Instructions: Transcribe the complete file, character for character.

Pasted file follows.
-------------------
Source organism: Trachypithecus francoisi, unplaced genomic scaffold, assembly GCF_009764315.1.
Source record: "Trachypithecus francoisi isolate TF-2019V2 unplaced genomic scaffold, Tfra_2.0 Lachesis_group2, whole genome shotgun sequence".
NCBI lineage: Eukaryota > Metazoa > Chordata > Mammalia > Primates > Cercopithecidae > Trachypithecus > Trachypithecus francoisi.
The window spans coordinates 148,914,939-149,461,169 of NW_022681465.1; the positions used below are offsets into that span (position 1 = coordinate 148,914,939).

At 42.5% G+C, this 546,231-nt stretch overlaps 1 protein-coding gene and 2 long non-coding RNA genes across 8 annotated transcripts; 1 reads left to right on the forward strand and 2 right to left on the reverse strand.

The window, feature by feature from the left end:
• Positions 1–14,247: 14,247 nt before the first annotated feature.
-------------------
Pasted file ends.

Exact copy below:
Source organism: Trachypithecus francoisi, unplaced genomic scaffold, assembly GCF_009764315.1.
Source record: "Trachypithecus francoisi isolate TF-2019V2 unplaced genomic scaffold, Tfra_2.0 Lachesis_group2, whole genome shotgun sequence".
NCBI lineage: Eukaryota > Metazoa > Chordata > Mammalia > Primates > Cercopithecidae > Trachypithecus > Trachypithecus francoisi.
The window spans coordinates 148,914,939-149,461,169 of NW_022681465.1; the positions used below are offsets into that span (position 1 = coordinate 148,914,939).

At 42.5% G+C, this 546,231-nt stretch overlaps 1 protein-coding gene and 2 long non-coding RNA genes across 8 annotated transcripts; 1 reads left to right on the forward strand and 2 right to left on the reverse strand.

The window, feature by feature from the left end:
• Positions 1–14,247: 14,247 nt before the first annotated feature.